Fuck Springsteen. I've seen the future of rock and roll and its name is El Ten Eleven.
The Los Angeles duo blew into Neurolux last month, lights blazing and feet a-tapping to put on what was easily the most impressive show I've seen in years.
Bass/guitarist Kristian Dunn spent much of the set on a double-neck wired to a series of looping pedals. Between the live loops and his ability to finger-tap both necks at the same time, Dunn created complex and layered electro-rock sounds most modern bands require multiple members to achieve, and that are far beyond the reach, even the imagination, of most guitarists. Perfectly backed by the electronic/acoustic hybrid drumming of Tim Fogarty, the band's sound is like a more rocking, less static version of Ratatat. But El Ten Eleven does it all live, no drum machines or pre-recorded loops allowed.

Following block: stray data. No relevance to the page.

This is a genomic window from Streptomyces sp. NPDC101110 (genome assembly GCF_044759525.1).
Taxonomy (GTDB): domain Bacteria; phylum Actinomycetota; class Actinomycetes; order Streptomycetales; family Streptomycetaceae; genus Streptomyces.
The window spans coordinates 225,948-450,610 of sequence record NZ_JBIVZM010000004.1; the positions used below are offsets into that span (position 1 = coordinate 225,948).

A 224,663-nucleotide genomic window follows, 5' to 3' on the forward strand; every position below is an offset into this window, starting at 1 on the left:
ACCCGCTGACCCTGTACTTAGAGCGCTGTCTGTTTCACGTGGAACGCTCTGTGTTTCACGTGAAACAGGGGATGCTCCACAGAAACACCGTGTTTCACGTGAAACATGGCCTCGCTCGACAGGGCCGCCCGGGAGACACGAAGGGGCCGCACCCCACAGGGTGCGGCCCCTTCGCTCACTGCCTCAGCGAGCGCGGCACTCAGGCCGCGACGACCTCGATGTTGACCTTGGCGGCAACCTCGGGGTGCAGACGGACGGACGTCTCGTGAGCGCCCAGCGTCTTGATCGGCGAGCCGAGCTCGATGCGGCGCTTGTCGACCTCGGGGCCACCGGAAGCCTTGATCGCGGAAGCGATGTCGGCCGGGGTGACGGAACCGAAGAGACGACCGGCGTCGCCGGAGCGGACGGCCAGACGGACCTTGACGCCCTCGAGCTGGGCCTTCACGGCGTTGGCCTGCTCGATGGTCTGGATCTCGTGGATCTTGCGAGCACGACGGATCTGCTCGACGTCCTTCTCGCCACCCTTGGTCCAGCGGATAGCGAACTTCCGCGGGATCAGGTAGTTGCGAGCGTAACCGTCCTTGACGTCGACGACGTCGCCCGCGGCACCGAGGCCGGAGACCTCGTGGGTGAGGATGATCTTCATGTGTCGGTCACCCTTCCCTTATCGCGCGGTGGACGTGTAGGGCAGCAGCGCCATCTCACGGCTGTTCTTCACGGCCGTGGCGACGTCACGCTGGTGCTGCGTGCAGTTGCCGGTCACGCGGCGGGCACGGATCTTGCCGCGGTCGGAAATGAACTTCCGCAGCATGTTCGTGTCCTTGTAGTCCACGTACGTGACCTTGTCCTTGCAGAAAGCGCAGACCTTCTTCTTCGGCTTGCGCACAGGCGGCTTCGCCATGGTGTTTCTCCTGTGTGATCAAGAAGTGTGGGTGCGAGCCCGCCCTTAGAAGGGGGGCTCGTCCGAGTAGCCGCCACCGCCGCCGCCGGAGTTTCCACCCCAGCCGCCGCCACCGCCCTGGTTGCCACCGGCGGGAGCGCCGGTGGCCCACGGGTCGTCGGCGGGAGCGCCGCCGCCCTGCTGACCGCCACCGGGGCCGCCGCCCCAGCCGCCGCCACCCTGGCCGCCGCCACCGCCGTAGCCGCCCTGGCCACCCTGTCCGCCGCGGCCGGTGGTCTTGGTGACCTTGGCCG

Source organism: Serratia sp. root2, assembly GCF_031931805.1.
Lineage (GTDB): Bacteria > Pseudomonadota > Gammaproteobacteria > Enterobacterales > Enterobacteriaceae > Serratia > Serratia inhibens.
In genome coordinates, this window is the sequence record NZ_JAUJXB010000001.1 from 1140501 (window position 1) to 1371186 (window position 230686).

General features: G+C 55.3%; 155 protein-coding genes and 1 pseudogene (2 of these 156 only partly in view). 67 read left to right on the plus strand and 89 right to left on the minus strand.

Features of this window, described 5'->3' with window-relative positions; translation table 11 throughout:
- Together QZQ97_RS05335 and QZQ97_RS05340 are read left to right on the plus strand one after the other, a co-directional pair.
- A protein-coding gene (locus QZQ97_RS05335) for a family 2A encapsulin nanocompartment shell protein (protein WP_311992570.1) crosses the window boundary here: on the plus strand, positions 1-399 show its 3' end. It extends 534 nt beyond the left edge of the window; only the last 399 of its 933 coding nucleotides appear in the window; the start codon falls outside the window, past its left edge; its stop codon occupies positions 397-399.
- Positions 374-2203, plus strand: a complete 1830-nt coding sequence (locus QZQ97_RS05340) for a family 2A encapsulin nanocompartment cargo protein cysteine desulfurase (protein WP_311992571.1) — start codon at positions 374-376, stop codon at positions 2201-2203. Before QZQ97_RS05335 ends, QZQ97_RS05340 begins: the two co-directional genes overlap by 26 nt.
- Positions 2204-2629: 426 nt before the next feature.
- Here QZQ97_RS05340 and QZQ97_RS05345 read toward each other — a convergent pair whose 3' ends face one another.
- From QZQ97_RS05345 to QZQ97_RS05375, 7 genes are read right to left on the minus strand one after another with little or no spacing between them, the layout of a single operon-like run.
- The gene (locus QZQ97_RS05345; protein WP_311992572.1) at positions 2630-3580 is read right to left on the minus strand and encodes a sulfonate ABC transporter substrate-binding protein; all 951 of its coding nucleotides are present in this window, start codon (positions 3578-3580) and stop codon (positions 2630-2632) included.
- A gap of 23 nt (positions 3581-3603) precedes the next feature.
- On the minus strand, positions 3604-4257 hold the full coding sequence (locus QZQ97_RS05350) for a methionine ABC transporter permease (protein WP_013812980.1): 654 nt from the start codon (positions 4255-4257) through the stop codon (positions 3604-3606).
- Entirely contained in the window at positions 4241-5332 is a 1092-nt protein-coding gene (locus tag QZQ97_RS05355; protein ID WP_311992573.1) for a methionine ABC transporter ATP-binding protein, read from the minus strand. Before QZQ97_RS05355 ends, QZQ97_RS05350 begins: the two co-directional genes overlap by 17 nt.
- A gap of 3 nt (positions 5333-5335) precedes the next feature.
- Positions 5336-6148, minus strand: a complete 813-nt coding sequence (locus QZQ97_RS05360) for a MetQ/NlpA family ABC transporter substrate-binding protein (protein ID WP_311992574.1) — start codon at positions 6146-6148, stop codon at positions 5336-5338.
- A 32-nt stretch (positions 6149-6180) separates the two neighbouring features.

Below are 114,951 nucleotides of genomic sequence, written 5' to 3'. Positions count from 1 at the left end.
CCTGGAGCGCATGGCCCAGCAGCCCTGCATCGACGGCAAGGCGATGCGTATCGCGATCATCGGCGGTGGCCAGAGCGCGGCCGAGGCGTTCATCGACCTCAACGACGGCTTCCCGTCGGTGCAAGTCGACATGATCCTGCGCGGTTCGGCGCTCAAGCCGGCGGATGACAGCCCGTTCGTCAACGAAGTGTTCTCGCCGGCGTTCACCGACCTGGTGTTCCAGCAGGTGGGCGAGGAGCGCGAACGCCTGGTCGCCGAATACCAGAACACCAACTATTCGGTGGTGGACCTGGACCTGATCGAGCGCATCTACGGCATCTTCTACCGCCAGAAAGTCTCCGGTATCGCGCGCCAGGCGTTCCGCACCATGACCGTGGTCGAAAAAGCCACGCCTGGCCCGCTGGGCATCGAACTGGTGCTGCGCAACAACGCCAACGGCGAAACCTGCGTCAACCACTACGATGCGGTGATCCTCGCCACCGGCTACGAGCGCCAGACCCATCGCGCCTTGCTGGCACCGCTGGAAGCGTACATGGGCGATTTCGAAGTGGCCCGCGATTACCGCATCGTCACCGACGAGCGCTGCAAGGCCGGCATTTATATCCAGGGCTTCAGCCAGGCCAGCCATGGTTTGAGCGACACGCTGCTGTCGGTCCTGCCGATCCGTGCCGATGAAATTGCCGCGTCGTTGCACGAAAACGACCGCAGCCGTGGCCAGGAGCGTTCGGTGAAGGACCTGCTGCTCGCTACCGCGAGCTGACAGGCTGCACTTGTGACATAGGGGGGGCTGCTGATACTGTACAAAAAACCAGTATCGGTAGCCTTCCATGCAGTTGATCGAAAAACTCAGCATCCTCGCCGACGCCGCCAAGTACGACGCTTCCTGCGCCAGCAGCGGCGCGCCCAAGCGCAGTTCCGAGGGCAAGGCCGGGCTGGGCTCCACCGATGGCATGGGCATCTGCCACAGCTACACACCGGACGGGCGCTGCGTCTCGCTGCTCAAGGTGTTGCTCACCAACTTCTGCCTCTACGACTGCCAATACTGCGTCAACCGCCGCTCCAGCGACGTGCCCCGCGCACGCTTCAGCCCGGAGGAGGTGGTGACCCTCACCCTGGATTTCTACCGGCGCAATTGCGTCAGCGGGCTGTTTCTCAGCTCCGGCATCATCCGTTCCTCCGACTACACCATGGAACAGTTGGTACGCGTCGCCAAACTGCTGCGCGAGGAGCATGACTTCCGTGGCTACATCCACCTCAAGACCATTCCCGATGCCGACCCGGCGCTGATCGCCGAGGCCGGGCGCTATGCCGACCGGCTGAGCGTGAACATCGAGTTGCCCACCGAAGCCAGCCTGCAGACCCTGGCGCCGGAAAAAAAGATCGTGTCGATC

And best of all, they topped it off with a muscular physical performance and a light show that left the audience with their jaws on the floor.
El Ten Eleven manages what, up until that night, I thought may have been impossible: to pair the technicality and artistry of modern musical paradigms with the balls-out delivery that rock 'n' roll used to be built on. Their sound and live presence is totally unparalleled by contemporary acts.